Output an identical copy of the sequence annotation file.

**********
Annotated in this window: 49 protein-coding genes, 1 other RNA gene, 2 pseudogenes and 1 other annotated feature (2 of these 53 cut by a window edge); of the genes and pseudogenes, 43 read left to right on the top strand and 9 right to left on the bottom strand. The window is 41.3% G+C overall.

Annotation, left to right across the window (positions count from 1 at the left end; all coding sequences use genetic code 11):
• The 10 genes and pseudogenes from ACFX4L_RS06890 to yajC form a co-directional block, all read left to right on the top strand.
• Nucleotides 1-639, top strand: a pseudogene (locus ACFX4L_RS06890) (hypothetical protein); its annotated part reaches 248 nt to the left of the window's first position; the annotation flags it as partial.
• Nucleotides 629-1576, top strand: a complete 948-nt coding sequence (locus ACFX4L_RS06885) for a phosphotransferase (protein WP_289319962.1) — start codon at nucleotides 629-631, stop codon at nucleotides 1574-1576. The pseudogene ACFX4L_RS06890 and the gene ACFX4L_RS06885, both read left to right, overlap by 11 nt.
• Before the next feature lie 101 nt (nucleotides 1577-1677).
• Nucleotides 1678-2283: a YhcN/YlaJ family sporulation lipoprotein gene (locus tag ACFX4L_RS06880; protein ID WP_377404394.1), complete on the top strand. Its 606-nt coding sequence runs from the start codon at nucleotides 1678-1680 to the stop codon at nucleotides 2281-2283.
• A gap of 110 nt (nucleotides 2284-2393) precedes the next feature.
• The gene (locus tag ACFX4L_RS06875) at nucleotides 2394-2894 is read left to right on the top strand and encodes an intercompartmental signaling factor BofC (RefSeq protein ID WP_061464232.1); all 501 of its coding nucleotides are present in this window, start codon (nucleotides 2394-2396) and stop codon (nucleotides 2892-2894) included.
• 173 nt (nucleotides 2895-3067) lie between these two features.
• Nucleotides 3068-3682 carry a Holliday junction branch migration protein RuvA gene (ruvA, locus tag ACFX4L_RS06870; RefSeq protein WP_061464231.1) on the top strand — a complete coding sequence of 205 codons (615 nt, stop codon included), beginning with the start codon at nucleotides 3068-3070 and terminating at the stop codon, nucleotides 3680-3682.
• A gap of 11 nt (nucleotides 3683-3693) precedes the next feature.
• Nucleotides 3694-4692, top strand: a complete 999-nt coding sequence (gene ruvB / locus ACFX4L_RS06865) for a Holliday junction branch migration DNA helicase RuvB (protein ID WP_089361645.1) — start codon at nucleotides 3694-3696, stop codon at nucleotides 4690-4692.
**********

Annotated in this window: 49 protein-coding genes, 1 other RNA gene, 2 pseudogenes and 1 other annotated feature (2 of these 53 cut by a window edge); of the genes and pseudogenes, 43 read left to right on the top strand and 9 right to left on the bottom strand. The window is 41.3% G+C overall.

Annotation, left to right across the window (positions count from 1 at the left end; all coding sequences use genetic code 11):
• The 10 genes and pseudogenes from ACFX4L_RS06890 to yajC form a co-directional block, all read left to right on the top strand.
• Nucleotides 1-639, top strand: a pseudogene (locus ACFX4L_RS06890) (hypothetical protein); its annotated part reaches 248 nt to the left of the window's first position; the annotation flags it as partial.
• Nucleotides 629-1576, top strand: a complete 948-nt coding sequence (locus ACFX4L_RS06885) for a phosphotransferase (protein WP_289319962.1) — start codon at nucleotides 629-631, stop codon at nucleotides 1574-1576. The pseudogene ACFX4L_RS06890 and the gene ACFX4L_RS06885, both read left to right, overlap by 11 nt.
• Before the next feature lie 101 nt (nucleotides 1577-1677).
• Nucleotides 1678-2283: a YhcN/YlaJ family sporulation lipoprotein gene (locus tag ACFX4L_RS06880; protein ID WP_377404394.1), complete on the top strand. Its 606-nt coding sequence runs from the start codon at nucleotides 1678-1680 to the stop codon at nucleotides 2281-2283.
• A gap of 110 nt (nucleotides 2284-2393) precedes the next feature.
• The gene (locus tag ACFX4L_RS06875) at nucleotides 2394-2894 is read left to right on the top strand and encodes an intercompartmental signaling factor BofC (RefSeq protein ID WP_061464232.1); all 501 of its coding nucleotides are present in this window, start codon (nucleotides 2394-2396) and stop codon (nucleotides 2892-2894) included.
• 173 nt (nucleotides 2895-3067) lie between these two features.
• Nucleotides 3068-3682 carry a Holliday junction branch migration protein RuvA gene (ruvA, locus tag ACFX4L_RS06870; RefSeq protein WP_061464231.1) on the top strand — a complete coding sequence of 205 codons (615 nt, stop codon included), beginning with the start codon at nucleotides 3068-3070 and terminating at the stop codon, nucleotides 3680-3682.
• A gap of 11 nt (nucleotides 3683-3693) precedes the next feature.
• Nucleotides 3694-4692, top strand: a complete 999-nt coding sequence (gene ruvB / locus ACFX4L_RS06865) for a Holliday junction branch migration DNA helicase RuvB (protein ID WP_089361645.1) — start codon at nucleotides 3694-3696, stop codon at nucleotides 4690-4692.